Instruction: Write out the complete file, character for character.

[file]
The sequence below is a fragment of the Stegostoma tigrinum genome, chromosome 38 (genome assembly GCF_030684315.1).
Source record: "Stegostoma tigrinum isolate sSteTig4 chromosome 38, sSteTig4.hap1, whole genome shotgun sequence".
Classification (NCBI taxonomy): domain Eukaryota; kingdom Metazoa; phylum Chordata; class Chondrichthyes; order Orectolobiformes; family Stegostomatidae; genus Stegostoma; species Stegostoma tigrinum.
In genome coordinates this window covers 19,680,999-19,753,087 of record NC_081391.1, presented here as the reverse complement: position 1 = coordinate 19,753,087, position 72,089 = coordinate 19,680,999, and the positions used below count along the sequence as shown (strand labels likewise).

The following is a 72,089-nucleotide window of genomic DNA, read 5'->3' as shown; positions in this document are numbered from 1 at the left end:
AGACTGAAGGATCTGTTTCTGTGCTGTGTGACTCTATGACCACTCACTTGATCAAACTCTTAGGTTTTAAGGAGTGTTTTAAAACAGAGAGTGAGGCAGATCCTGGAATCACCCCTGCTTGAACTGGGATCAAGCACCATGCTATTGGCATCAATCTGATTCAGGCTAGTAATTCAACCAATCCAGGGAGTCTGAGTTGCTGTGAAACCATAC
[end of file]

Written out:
The sequence below is a fragment of the Stegostoma tigrinum genome, chromosome 38 (genome assembly GCF_030684315.1).
Source record: "Stegostoma tigrinum isolate sSteTig4 chromosome 38, sSteTig4.hap1, whole genome shotgun sequence".
Classification (NCBI taxonomy): domain Eukaryota; kingdom Metazoa; phylum Chordata; class Chondrichthyes; order Orectolobiformes; family Stegostomatidae; genus Stegostoma; species Stegostoma tigrinum.
In genome coordinates this window covers 19,680,999-19,753,087 of record NC_081391.1, presented here as the reverse complement: position 1 = coordinate 19,753,087, position 72,089 = coordinate 19,680,999, and the positions used below count along the sequence as shown (strand labels likewise).

The following is a 72,089-nucleotide window of genomic DNA, read 5'->3' as shown; positions in this document are numbered from 1 at the left end:
AGACTGAAGGATCTGTTTCTGTGCTGTGTGACTCTATGACCACTCACTTGATCAAACTCTTAGGTTTTAAGGAGTGTTTTAAAACAGAGAGTGAGGCAGATCCTGGAATCACCCCTGCTTGAACTGGGATCAAGCACCATGCTATTGGCATCAATCTGATTCAGGCTAGTAATTCAACCAATCCAGGGAGTCTGAGTTGCTGTGAAACCATAC